-(3434)-(809)-(7483)-(1457) -(14632) -(1363)-(913)-(1438)-(451)-(1065)-(47672) -(912)-(14524) -(4268)-(17799)-(1338)-(13644)-(11121)-(55)-(373)-(8427)-(374)-(1642)-(23702)-(16968)-(1700)-(12668)-(24684)-(15423)-(506)-(11852) -(3308)-(5571)-(1312)-(7869)-(5454)-(1369)-(2801)-(97182)-(8706)-(18388)-(3217)-(10668) -(299)-(6455)-(42831)-(4793)-(5050)-(2929)-(1568)-(3942)-(17015)-(26596)-(22929)-(12095)-(9961)-(8441)-(4623)-(12629)-(1492) -(1748)

Dalmatian in the next block, has she?

Is Jenny, anyway? She hasnt run off with that

More wrestling on the floor? And where exactly

What happened to the morning walks? Why no

Life wasnt completely bleak for Marley. On the

bright side, I had quickly reverted to my premar-

riage (read: slovenly) lifestyle. By the power

vested in me as the only adult in the house, I sus-

pended the Married Couple Domesticity Act and

proclaimed the once banished Bachelor Rules to

be the law of the land. While Jenny was in the

hospital, shirts would be worn twice, even three

times, barring obvious mustard stains, between

washes; milk could be drunk directly from the

John Grogan

carton, and toilet seats would remain in the up-

right position unless being sat on. Much to Mar-

leys delight, I instituted a 24/7 open-door policy

for the bathroom. After all, it was just us guys.

This gave Marley yet a new opportunity for close-

ness in a confined space. From there, it only made

sense to let him start drinking from the bathtub

tap. Jenny would have been appalled, but the way

I saw it, it sure beat the toilet. Now that the Seat-

Up Policy was firmly in place (and thus, by defini-

tion, the Lid-Up Policy, too), I needed to offer

Marley a viable alternative to that attractive

porcelain pool of water just begging him to play

submarine with his snout.

I got into the habit of turning the bathtub

faucet on at a trickle while I was in the bathroom

so Marley could lap up some cool, fresh water.

The dog could not have been more thrilled had I

built him an exact replica of Splash Mountain. He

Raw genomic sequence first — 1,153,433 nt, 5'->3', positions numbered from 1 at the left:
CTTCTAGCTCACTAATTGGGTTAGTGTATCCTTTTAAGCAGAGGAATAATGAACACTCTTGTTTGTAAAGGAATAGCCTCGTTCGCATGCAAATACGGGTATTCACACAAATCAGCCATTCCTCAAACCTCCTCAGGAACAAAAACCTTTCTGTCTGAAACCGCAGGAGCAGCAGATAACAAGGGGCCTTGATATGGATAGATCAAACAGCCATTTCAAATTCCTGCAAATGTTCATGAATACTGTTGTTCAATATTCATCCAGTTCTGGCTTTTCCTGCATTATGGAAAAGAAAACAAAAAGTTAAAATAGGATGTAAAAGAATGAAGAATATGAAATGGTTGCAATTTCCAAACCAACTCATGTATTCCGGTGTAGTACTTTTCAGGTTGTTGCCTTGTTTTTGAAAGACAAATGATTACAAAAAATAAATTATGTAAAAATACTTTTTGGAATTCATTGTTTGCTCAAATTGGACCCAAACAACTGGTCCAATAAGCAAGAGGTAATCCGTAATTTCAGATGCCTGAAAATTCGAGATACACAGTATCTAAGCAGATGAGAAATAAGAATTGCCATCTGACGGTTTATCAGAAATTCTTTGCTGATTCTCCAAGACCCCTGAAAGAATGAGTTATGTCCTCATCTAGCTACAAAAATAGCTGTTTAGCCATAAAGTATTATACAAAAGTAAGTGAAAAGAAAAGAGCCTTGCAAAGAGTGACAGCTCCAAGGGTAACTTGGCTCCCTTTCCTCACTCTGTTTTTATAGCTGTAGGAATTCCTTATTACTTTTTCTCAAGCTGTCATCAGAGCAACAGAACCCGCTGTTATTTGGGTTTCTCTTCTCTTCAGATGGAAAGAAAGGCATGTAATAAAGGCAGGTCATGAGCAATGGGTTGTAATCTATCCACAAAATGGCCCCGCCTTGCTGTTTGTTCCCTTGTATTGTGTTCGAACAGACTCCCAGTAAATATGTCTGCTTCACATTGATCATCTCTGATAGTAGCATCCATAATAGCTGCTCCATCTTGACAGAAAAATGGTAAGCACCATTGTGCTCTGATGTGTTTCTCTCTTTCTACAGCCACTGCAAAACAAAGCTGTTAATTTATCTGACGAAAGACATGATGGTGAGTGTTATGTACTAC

would twist his head up under the faucet and lap

away, tail banging the sink behind him. His thirst

had no bounds, and I became convinced he had

been a camel in an earlier life. I soon realized I had

created a bathtub monster; pretty soon Marley be-

gan going into the bathroom alone without me and

standing there, staring forlornly at the faucet,

licking at it for any lingering drop, flicking the

drain knob with his nose until I couldnt stand it

Marley & Me

any longer and would come in and turn it on for

him. Suddenly the water in his bowl was somehow

beneath him.

The next step on our descent into barbarity

came when I was showering. Marley figured out

he could shove his head past the shower curtain

and get not just a trickle but a whole waterfall. Id

be lathering up and without warning his big tawny

head would pop in and hed begin lapping at the

shower spray. Just dont tell Mom, I said.

I tried to fool Jenny into thinking I had every-

thing effortlessly under control. Oh, were totally

fine, I told her, and then, turning to Patrick, I

would add, arent we, partner? To which he

would give his standard reply: Dada! and then,

pointing at the ceiling fan: Fannnnn! She knew

better. One day when I arrived with Patrick for

our daily visit, she stared at us in disbelief and

asked, What in Gods name did you do to him?

What do you mean, what did I do to him? I

replied. Hes great. Youre great, arent you?

Dada! Fannnn!

His outfit, she said. How on earth

Only then did I see. Something was amiss with

Patricks snap-on one-piece, or onesie as we

manly dads like to call it. His chubby thighs, I now

realized, were squeezed into the armholes, which

were so tight they must have been cutting off his

John Grogan

circulation. The collared neck hung between his

legs like an udder. Up top, Patricks head stuck

out through the unsnapped crotch, and his arms

were lost somewhere in the billowing pant legs. It

was quite a look.

You goof, she said. Youve got it on him up-

side down.

Thats your opinion, I said.

But the game was up. Jenny began working the

phone from her hospital bed, and a couple of days